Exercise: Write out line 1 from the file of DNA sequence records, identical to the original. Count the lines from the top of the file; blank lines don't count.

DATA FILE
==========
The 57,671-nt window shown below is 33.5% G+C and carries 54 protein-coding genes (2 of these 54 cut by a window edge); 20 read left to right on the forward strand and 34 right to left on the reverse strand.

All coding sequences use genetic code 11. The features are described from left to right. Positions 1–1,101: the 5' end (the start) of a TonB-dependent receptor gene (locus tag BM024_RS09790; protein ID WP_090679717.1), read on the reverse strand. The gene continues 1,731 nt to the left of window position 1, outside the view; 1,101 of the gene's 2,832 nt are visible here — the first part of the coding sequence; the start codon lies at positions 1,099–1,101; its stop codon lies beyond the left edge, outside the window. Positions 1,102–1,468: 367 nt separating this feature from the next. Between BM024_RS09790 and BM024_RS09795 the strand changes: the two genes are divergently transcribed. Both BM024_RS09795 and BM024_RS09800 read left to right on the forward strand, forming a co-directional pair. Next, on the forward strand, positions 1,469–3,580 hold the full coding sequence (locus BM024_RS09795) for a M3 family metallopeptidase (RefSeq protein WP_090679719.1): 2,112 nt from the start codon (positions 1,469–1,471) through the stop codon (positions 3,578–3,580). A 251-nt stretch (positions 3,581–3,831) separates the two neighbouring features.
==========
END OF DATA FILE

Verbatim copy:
The 57,671-nt window shown below is 33.5% G+C and carries 54 protein-coding genes (2 of these 54 cut by a window edge); 20 read left to right on the forward strand and 34 right to left on the reverse strand.